Before I continue, I feel that it’s important to preface this article by establishing that video game journalism in and of itself is not a bad thing – there are many fantastic writers in the field, and several of them are well-versed and knowledgeable about the subject matter they cover. However, for every Charles Onyett, there’s a Jim Sterling – a professional with a knack for journalistic critique for every needlessly controversial amateur. With such a rift between the two types of game journalists, the concept of taking the whole entity seriously falls by the wayside when so much of the content that is pumped out of the mainstream news sites is trite, uninformative, or childishly incendiary.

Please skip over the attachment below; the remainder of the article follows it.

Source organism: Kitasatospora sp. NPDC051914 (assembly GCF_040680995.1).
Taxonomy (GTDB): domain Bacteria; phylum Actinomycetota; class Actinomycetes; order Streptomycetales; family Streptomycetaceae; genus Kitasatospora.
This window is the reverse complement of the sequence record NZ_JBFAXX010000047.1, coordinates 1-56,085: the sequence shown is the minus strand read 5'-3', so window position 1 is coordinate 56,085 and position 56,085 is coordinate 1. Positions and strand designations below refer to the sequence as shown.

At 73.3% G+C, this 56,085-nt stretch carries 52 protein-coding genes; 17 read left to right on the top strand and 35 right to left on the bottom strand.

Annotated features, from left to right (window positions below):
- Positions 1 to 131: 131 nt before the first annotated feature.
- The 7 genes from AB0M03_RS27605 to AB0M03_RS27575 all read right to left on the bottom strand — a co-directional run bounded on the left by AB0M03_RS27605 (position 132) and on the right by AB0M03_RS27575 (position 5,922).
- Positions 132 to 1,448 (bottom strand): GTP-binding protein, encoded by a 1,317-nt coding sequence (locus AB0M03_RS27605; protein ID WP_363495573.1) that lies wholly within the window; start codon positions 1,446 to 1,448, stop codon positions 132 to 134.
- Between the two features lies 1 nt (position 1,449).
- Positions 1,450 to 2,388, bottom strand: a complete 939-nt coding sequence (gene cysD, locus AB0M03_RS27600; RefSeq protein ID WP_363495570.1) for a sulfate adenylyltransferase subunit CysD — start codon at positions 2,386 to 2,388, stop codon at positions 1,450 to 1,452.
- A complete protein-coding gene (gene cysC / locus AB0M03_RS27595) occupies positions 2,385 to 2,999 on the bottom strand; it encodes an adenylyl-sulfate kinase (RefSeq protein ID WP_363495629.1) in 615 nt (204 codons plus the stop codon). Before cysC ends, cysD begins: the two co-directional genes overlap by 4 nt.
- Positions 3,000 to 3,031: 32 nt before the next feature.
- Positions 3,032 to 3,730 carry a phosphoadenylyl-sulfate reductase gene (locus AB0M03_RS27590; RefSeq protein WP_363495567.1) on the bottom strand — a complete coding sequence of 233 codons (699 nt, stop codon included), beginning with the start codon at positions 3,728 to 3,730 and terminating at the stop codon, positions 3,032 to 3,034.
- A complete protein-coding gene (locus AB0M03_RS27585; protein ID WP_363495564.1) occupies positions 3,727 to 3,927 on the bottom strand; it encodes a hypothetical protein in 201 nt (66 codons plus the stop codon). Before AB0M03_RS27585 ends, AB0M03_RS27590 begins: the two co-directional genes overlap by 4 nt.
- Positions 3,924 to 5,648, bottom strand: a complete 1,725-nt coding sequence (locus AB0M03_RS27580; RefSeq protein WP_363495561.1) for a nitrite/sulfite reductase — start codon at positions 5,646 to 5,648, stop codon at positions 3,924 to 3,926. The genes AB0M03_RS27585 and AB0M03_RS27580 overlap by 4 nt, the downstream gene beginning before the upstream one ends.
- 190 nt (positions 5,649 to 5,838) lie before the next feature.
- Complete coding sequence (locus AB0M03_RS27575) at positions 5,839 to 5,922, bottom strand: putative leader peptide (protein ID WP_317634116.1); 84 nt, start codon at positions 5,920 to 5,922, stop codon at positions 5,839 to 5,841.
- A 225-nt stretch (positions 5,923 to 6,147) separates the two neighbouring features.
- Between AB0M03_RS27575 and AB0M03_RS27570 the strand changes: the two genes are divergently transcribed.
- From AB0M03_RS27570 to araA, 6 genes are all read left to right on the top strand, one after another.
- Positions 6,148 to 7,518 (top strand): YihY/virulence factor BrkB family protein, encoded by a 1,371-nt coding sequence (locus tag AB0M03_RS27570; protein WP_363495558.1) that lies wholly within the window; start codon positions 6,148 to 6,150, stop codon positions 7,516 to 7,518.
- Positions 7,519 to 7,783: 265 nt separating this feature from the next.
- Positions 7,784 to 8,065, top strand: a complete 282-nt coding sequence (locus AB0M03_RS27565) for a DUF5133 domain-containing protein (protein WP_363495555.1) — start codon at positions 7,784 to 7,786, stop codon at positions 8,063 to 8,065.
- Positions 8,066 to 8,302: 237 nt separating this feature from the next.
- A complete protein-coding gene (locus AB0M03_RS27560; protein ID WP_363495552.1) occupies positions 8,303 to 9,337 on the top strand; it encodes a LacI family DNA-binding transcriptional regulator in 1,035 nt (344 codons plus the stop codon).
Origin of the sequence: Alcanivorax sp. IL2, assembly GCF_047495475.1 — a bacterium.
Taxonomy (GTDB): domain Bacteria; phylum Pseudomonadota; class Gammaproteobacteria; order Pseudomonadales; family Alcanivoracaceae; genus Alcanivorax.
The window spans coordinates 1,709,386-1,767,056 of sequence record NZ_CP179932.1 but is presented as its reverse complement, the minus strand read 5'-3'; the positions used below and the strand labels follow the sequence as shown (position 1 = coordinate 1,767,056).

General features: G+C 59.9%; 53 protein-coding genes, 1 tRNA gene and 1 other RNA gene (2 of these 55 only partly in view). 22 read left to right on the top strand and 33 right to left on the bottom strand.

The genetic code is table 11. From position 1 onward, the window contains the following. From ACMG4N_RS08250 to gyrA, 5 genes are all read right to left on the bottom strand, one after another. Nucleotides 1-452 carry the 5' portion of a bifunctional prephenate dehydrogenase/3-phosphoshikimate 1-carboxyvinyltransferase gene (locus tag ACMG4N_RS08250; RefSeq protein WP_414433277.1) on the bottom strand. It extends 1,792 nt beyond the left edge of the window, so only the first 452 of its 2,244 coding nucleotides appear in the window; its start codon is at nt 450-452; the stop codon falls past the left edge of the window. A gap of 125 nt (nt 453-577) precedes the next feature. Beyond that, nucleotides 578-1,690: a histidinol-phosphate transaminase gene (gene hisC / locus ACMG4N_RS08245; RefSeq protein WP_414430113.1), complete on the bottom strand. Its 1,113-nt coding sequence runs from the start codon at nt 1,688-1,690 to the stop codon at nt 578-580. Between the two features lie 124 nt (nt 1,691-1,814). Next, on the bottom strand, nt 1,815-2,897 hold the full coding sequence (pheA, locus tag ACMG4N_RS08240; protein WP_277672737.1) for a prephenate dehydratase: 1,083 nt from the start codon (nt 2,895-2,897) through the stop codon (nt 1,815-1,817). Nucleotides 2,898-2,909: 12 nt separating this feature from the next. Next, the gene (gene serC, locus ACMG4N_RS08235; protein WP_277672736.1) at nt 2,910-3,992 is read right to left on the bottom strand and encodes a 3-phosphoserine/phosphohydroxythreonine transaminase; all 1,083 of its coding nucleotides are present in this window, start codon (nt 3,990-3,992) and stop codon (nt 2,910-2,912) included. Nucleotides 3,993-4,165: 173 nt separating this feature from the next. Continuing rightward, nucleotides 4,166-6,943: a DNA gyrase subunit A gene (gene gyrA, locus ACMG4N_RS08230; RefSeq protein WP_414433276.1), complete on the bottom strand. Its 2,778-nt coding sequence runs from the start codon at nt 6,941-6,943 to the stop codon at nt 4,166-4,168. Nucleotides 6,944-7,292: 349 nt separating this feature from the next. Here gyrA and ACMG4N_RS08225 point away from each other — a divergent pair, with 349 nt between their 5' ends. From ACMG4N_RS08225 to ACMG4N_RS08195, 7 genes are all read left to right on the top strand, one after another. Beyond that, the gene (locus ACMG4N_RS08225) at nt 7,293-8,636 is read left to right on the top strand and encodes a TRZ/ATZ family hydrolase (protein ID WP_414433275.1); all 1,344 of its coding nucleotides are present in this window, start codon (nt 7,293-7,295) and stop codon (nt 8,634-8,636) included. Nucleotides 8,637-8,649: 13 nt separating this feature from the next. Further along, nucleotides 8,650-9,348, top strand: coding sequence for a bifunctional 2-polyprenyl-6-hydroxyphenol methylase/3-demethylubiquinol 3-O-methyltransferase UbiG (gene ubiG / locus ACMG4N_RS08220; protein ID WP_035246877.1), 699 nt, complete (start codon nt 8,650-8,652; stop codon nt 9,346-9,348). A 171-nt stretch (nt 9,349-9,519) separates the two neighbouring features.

Don’t believe me? Think I’m just a jaded gamer who hates how “mainstream” one of his favorite hobbies has become? Take a gander at IGN’s Resident Evil 4 review, and then give any review written in the last six months a glance. It’s not just a matter of pages and word counts, it’s a question of critical exploration versus socially-induced apathy. Video games are unique in that they provide a level of interaction and agency that other entertainment media completely lack, and as a result, lose much of the gravitas that video games can deliver through narrative-driven experiences. Based on the coverage and reviews you see today, however, you’d be forgiven for thinking video games were as infantile and simple as mainstream society often claims them to be.